Xingmeng’s history was rediscovered in the 1950s, a time of Sino-Soviet amity, by party officials and ethnographers, as well as by envoys from the Soviet-controlled Mongolian People’s Republic. Alas, as Mao Zedong led China deeper into paranoid isolation, ethnic minorities with ancient traditions and links to foreign lands became the target of attacks. After China broke with the Soviet Union and sank into the frenzies of the Cultural Revolution, terrible violence reached Inner Mongolia. Tens of thousands of ethnic Mongolians were killed, accused of treason and feudal thought. Far to the south in Yunnan, minorities were attacked in a “Political Frontier Defence” campaign aimed at border counties. Xingmeng avoided the worst violence, older locals relate, though a temple and ancestral clan halls were damaged. Some temples survived because they had been turned into schools.

After Mao’s death in 1976 Xingmeng enjoyed something of a golden age, as history was harnessed for economic development. Teachers visited from Inner Mongolia to give language lessons at the primary school. Cement replicas of nomads’ tents, horse sculptures and other Mongolian touches appeared. A damaged temple was restored in 1985 as the “Three Saints Temple”, housing statues of Genghis and Kublai, as well as Mongke (Kublai’s brother). A Mongolian folk festival, called Naadam, was held every three years. It began with ceremonies honouring those royal ancestors.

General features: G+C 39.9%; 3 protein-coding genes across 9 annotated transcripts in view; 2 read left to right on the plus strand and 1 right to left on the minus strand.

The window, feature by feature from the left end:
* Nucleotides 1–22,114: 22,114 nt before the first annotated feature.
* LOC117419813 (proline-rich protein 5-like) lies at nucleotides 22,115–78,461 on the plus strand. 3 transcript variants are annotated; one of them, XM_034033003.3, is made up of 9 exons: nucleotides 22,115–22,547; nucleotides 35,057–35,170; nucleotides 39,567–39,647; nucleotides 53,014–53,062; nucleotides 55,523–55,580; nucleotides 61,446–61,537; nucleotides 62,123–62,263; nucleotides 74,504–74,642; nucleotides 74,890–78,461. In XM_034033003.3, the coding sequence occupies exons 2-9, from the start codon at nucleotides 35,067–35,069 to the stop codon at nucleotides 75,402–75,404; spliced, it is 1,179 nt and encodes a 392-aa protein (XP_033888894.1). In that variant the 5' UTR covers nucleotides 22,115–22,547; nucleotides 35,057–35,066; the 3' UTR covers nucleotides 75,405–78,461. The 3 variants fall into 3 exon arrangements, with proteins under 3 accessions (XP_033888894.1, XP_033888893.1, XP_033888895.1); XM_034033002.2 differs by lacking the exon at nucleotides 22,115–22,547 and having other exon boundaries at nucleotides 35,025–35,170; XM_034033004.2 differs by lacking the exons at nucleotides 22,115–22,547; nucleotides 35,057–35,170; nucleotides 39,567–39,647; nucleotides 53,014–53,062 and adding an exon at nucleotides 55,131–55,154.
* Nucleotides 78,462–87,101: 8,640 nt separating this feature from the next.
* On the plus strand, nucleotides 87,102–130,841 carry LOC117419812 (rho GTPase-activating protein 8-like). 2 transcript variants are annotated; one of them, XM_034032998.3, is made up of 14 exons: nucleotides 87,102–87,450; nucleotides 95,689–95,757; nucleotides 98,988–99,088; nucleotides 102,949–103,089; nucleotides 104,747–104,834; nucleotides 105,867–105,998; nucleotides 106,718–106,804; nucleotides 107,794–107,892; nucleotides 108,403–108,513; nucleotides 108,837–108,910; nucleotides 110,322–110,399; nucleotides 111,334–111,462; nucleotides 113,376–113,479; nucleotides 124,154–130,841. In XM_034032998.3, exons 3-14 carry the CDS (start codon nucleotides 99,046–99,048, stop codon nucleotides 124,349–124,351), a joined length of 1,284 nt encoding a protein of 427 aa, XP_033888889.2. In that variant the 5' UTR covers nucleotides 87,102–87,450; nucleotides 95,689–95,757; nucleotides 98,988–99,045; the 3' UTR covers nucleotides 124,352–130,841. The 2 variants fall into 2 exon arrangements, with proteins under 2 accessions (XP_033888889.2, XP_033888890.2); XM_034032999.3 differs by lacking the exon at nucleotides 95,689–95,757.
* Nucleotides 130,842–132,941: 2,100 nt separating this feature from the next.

No stately pleasure-domes here

Not this year. No worship of Genghis Khan was allowed as the latest Naadam began in Xingmeng on December 15th (though early that morning some locals quietly slipped into the temple to light incense before the Khans’ impassive statues). At the opening ceremony, a parade featured cloth and bamboo models of fishing boats, shrimp, clams, dragons and a large, dancing white elephant. Missing was a cloth and bamboo model of Genghis Khan on horseback, which appeared at the last Naadam in 2017.

A few years ago Xingmeng’s schools stopped offering Mongolian language lessons. The state has also reduced the number of bonus points given to ethnic-Mongolian students taking university-entrance exams. Pointedly, at the Naadam opening ceremony local leaders hailed Xi Jinping Thought and the ethnic unity of the Chinese nation. In Xingmeng’s cobbled back alleys, your columnist heard wistfulness and fatalism about the new Naadam, rather than revolt. Asked about the changes, an old man said: “All nationalities should unite, and all Chinese should listen to what the party says. Isn’t that how it works with political issues in China?”

It takes an implacable regime to hear such words and still detect a need for stricter controls. China has such a regime.

Read more from Chaguan, our columnist on China:
China’s cities compete for kids (Dec 14th)
China and the EU risk a trade war (Dec 7th)
China’s economy is suffering from long covid (Nov 30th)

Also: How the Chaguan column got its name

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This article appeared in the China section of the print edition under the headline "China’s rulers fear Genghis Khan"